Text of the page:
Published29 minutes ago
The noise was deafening at Al Thumama stadium – a mixture of euphoria and disbelief, tears, hugs and smiles.
Moroccan fans had dreamt of this moment, but not many expected that it would actually happen.
Their team has made history, becoming the first Arab and African side to make it to the World Cup semi-finals. They beat yet another favourite, Portugal.
A huge moment for the continent and the region.
The tension was palpable on the pitch and in the stands. Morocco’s fans chanted seer or “go ahead” in Arabic, and let out a massive cheer as their team scored.
“This is a night that I’m going to tell my children and grandchildren about,” Soufiane Megrini told me.
“Morocco made us proud. We’re proud of our team and our coach.”
Soufiane told me how touched he felt at the massive Arab support for his team.
He said despite finding the Moroccan dialect difficult, some spectators from other Arab countries had wanted to take part in the chants, asking how to say the words.
“They were standing next to us… they were singing Moroccan songs,” he said.
“This is a night I’ll tell my children and grandchildren about…” #Morocco made history. And we were there to witness it! Our piece below. Thanks to @zeynep_erdim and Jimmy Michael. #Qatar2022 #FIFAWorldCup2022 #FIFAWorldCupQatar2022 #المغرب 🇲🇦⚽️💪 pic.twitter.com/2Fy1gt0oq2
— shaimaa khalil BBC (@Shaimaakhalil) December 10, 2022
Flags tell an important part of the Moroccan World Cup story. As I write this, the skyscraper outside my window is radiating red with a green star in the middle. But there were others alongside Morocco’s red and green: Fans carried Saudi Arabian, Iraqi, Egyptian, Palestinian, Qatari and Jordanian flags.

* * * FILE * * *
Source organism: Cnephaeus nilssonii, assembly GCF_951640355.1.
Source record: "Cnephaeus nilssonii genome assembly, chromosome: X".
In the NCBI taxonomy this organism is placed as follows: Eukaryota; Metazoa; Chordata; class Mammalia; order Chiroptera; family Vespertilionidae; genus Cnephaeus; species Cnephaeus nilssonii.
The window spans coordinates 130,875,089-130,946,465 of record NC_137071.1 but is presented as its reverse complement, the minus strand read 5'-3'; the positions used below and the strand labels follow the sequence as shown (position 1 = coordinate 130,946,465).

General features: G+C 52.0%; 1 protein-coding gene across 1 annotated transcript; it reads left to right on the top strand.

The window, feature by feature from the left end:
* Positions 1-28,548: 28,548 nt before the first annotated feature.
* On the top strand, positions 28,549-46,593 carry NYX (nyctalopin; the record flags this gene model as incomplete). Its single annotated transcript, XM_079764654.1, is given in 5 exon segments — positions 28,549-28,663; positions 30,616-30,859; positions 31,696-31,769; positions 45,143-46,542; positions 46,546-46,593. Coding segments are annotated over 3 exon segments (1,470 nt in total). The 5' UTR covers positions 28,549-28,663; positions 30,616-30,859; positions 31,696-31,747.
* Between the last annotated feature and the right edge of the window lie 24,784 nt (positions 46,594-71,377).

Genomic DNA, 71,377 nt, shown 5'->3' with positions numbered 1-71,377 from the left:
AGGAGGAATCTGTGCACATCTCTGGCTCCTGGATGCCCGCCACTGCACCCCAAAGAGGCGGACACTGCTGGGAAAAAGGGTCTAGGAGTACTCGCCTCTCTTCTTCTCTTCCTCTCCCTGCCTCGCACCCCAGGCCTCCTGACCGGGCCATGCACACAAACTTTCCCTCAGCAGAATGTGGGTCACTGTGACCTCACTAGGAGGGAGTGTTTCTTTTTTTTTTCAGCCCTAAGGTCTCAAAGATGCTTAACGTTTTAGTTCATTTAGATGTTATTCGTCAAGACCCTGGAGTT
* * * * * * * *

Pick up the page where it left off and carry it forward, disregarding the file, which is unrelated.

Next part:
Thousands of fans have travelled from across the Arab world to be here in Doha. Many have told us they’ve changed their tickets every time Morocco won. Some may have to change them again to witness another historic match for their team.
Zineb Aklikm and her husband Aziz Benyahya travelled to Doha from Morocco the day before the game. They left their two-month-old baby back home.
“As a mother, I feel guilty,” Zineb said, “but I’ll tell him about tonight.
“I don’t think we actually realise what just happened. We were witnessing history.”
Mohammed Rizki was beaming, the fringes of his traditional Moroccan hat moving as he spoke animatedly.
“I can’t really describe it,” he said.
“It’s a mix of feelings. We’re so happy about the win and excited for what’s coming.”
This is a mammoth sporting moment for Morocco. It’s the best performance in this team’s history, but it goes well beyond football. This is a much-needed moment of collective joy and pride for a whole region and a continent.
More crucially, this is a moment that has shifted the way Arab and African teams are viewed not just in the eyes of European and South American squads, but in the eyes of their own crowds.
One of the most shared videos after the game, apart from Morocco’s team celebrating, is the one of Cristiano Ronaldo crying – as Portugal exited the tournament.
One spectator told me that this is a moment of “confidence” – to stand head to head with the giants of this game and be real contenders and a formidable force.
“What we want now is the cup,” Mohammed Rizki said.
He added: “We’re not here just to be in the competition. We’re here to win.”